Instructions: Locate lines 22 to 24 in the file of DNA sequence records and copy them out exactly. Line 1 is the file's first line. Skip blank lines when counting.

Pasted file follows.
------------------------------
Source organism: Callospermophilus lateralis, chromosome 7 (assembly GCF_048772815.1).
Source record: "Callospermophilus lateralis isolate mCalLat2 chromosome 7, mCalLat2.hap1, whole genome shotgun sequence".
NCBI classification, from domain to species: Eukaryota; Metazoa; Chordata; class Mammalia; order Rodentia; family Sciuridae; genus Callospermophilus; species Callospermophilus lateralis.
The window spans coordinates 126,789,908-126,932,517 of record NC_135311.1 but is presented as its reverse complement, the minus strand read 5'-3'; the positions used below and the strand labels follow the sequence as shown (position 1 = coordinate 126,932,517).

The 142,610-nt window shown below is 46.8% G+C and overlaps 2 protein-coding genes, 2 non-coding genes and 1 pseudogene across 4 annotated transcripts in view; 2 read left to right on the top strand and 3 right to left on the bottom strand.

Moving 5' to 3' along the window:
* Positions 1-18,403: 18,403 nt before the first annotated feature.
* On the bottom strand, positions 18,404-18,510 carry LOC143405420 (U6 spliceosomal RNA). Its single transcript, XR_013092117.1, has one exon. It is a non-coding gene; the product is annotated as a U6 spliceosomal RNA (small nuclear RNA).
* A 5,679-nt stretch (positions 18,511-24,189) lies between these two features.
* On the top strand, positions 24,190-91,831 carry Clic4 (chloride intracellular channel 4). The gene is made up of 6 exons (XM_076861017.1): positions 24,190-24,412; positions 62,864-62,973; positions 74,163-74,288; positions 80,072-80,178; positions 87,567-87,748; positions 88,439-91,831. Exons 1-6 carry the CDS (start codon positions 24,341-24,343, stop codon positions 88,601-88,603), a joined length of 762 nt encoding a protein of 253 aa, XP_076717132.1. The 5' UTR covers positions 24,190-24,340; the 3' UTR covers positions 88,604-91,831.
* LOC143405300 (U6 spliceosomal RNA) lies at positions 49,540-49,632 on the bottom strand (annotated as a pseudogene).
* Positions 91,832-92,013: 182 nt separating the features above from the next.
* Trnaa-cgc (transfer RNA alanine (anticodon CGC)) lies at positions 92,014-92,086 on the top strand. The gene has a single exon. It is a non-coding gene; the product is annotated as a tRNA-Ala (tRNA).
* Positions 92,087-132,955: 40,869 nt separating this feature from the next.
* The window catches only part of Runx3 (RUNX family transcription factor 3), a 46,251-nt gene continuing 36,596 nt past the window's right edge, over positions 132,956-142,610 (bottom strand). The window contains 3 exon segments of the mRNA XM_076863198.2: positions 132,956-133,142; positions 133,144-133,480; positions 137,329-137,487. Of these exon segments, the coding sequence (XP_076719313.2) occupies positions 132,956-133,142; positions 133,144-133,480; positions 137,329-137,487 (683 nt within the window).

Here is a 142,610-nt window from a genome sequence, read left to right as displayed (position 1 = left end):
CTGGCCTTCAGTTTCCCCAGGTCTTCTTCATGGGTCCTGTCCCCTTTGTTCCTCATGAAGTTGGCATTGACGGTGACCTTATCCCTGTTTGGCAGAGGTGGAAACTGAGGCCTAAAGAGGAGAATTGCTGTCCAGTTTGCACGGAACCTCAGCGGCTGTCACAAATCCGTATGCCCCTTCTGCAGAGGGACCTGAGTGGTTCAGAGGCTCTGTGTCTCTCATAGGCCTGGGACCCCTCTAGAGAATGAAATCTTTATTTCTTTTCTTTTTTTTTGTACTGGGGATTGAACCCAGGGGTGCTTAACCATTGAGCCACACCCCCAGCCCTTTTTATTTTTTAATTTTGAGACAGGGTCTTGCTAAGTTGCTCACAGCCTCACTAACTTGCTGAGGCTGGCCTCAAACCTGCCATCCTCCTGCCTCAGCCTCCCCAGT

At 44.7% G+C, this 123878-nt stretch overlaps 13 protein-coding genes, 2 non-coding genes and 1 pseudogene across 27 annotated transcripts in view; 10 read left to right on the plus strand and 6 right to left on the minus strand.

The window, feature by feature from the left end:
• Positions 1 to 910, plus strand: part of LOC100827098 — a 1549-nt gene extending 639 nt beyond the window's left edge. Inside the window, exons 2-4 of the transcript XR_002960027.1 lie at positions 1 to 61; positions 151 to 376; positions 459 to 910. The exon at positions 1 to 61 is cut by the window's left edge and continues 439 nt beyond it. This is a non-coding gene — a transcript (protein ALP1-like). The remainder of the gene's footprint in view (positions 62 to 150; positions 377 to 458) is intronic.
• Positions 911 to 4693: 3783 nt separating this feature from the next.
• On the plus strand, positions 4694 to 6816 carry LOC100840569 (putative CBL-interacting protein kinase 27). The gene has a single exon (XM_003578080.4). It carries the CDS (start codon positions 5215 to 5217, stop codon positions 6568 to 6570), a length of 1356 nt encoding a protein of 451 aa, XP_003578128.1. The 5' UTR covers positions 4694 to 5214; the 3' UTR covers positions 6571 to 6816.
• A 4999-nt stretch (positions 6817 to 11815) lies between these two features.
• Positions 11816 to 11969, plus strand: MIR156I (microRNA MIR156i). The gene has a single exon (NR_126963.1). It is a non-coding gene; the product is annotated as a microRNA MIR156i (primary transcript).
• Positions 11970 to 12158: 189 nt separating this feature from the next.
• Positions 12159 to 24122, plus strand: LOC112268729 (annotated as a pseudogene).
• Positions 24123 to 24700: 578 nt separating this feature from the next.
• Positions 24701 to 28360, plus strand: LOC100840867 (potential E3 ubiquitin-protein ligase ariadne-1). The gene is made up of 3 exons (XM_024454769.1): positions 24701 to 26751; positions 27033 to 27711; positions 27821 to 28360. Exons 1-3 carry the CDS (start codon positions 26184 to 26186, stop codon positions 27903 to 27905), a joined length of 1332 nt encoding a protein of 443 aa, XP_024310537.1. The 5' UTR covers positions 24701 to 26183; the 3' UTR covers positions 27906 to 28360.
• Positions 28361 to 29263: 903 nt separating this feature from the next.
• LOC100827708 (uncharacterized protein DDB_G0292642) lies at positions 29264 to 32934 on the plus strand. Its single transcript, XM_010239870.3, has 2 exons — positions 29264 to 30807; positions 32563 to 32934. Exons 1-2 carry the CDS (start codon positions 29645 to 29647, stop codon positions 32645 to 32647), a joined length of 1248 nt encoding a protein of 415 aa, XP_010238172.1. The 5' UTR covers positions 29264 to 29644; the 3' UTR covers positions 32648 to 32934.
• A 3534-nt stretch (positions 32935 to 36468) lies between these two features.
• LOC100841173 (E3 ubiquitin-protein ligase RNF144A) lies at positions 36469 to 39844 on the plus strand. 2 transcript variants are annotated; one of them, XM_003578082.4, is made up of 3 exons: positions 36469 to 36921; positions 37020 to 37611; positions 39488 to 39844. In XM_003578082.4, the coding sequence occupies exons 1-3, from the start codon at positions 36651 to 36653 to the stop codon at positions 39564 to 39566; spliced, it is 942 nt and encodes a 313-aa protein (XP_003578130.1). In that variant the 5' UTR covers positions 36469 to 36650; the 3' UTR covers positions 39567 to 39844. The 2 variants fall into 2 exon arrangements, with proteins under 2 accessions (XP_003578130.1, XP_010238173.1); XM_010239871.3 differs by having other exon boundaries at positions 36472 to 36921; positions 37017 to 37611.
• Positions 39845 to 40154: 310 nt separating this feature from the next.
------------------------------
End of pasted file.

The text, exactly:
• On the plus strand, positions 4694 to 6816 carry LOC100840569 (putative CBL-interacting protein kinase 27). The gene has a single exon (XM_003578080.4). It carries the CDS (start codon positions 5215 to 5217, stop codon positions 6568 to 6570), a length of 1356 nt encoding a protein of 451 aa, XP_003578128.1. The 5' UTR covers positions 4694 to 5214; the 3' UTR covers positions 6571 to 6816.
• A 4999-nt stretch (positions 6817 to 11815) lies between these two features.
• Positions 11816 to 11969, plus strand: MIR156I (microRNA MIR156i). The gene has a single exon (NR_126963.1). It is a non-coding gene; the product is annotated as a microRNA MIR156i (primary transcript).